The bill (SB 7030) includes expansion of the school “guardian” program, one of the most controversial issues of this year’s legislative session. The announcement of the signing came as Trump was touching down to tour Tyndall Air Force Base with DeSantis and other officials before heading to the rally.
DeSantis said he was surprised there was any mystery about his plans for the bill, which was formally sent from the Legislature to his desk on Wednesday. He also indicated he might eventually hold a bill-signing event.
Earlier in the week, DeSantis praised the Legislature for implementing “dozens of school safety recommendations” made by the Marjory Stoneman Douglas High School Public Safety Commission, noting the recommendations included expansion of the guardian program. The Legislature formed the commission last year to investigate the February 2018 mass shooting at the Parkland high school and to recommend ways to make schools safer.
FRUSTRATIONS IN THE FIELDS
Agriculture Commissioner Nikki Fried vowed to keep pushing for funding for the agriculture industry after landing $4 million in the new state budget (SB 2500) to help farmers implement best management practices, which include “cost-effective actions to conserve water and reduce pesticides, fertilizers, and pollutants entering our water systems.”
The total is down from $5 million that was set aside in the current fiscal year, which ends June 30, and far less than the $25 million that Fried had sought from the Legislature.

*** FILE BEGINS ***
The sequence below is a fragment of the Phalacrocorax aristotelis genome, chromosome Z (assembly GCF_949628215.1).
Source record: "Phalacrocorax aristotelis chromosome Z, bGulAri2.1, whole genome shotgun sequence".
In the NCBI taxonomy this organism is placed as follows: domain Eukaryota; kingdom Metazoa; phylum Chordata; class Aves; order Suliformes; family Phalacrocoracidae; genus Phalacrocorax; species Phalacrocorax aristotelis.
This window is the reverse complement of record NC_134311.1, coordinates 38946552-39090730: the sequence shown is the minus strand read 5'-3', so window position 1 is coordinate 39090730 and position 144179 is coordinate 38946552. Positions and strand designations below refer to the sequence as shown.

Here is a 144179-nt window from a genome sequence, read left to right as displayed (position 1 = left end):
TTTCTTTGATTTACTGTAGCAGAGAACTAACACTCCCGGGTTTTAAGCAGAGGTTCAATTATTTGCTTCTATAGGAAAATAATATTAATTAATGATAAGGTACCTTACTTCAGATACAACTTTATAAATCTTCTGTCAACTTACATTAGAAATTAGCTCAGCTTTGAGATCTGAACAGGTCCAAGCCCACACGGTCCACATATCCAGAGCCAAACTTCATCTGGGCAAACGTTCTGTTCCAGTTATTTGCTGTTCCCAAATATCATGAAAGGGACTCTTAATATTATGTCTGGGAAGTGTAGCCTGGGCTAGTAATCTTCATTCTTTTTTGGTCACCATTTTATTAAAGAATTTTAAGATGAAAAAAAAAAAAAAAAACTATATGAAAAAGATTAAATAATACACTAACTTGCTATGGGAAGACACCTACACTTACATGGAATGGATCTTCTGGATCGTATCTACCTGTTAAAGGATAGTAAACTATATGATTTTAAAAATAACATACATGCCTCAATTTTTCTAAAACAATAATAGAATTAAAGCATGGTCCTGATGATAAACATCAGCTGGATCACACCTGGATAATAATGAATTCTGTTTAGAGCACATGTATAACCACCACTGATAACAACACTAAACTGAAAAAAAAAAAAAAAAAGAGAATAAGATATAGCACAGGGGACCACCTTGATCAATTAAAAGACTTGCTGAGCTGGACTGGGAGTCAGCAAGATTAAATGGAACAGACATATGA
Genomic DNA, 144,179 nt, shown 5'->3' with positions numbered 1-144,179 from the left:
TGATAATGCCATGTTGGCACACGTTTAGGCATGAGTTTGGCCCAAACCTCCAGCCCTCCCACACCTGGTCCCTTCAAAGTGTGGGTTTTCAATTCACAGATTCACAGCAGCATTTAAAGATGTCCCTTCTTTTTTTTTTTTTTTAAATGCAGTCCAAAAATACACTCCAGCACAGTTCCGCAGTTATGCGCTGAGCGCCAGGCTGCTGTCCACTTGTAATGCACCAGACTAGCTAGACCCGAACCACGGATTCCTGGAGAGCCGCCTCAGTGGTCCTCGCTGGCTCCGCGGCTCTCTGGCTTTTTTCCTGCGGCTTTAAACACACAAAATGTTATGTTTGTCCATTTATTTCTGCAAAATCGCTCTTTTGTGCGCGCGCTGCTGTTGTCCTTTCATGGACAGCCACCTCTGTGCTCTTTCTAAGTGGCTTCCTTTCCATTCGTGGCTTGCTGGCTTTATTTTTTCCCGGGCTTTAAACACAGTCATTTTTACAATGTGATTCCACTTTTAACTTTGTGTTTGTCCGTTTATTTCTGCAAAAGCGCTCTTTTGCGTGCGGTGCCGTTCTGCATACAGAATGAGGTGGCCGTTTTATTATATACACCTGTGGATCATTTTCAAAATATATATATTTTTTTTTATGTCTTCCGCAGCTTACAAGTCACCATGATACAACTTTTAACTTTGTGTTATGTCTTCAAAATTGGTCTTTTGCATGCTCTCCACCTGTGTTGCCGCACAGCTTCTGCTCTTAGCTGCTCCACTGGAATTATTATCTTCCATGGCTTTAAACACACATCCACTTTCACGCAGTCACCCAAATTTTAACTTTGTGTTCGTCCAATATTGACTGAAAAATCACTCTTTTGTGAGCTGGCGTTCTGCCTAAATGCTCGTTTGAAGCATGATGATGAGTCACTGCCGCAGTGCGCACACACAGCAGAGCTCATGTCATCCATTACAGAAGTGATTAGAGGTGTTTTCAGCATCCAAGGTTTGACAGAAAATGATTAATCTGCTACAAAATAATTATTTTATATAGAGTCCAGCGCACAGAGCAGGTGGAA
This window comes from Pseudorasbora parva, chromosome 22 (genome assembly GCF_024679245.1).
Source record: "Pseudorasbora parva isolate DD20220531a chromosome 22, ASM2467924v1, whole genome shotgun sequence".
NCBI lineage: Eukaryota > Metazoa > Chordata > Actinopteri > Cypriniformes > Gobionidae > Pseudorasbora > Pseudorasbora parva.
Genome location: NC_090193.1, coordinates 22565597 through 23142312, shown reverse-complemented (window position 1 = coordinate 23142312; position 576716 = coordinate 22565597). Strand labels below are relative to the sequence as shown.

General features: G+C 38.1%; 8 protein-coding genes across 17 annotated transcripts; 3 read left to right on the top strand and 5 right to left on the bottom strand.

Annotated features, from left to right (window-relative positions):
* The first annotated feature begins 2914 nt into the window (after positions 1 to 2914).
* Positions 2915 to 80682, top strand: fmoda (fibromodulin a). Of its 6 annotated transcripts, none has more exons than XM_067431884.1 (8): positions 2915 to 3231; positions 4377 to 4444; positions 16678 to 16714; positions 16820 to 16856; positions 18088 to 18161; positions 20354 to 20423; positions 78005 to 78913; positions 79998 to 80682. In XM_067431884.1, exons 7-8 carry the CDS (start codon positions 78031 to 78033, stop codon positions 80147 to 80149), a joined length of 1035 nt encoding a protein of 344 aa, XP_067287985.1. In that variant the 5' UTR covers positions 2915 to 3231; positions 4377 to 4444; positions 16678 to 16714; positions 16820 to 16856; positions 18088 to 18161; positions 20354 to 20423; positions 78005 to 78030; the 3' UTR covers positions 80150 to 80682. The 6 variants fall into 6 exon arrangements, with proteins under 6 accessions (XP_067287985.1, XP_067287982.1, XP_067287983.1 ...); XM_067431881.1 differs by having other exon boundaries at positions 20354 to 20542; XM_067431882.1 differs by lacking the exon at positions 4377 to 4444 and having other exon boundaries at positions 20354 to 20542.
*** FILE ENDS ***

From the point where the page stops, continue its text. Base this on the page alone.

“We have some serious and complex challenges to address, from toxic blue algae, to poisonous red tide, to reducing nutrient pollution, to conserving our precious water supply,” Fried said Tuesday while in West Palm Beach to announce Chris Pettit as her new “water czar.” “This is the challenge of our generation, and it is so important to get it right.”
Fried isn’t the only one characterizing the 2019 legislative session as “frustrating” for the state’s agricultural industry, which suffered an estimated $2.5 billion in damages from Hurricane Irma in 2017 and $1.5 billion in damages from Hurricane Michael last year.
Gary Cooper, founder and president of Gainesville-based AgNet Media, wrote Tuesday that “the state’s farmers and ranchers wonder where they stand in a political environment that is much different than years past.”
“Florida’s population continues to grow with about 1,000 new residents daily, with no end in sight,” Cooper wrote. “The negative environmental impacts from this historic pace of urban expansion, on top of water and development problems that previous years of unbridled urban growth have already caused, is becoming obvious to more Floridians each day. The state’s political leaders simply have not kept up with problems that the many years of constant urban growth have brought to the state.”
TWEET OF THE WEEK: “Last night reminded me of the 2017 Super Bowl. Patriots down by 25, came back for the win. Thank you@RepFitzenhagen and @Senator_Book for taking the Human Trafficking Bill across the goal line.” — Attorney General Ashley Moody (@AGAshleyMoody), referring to efforts by Rep. Heather Fitzenhagen, R-Fort Myers, and Sen. Lauren Book, D-Plantation, to pass a human-trafficking measure late Friday night, shortly before most legislative action ended.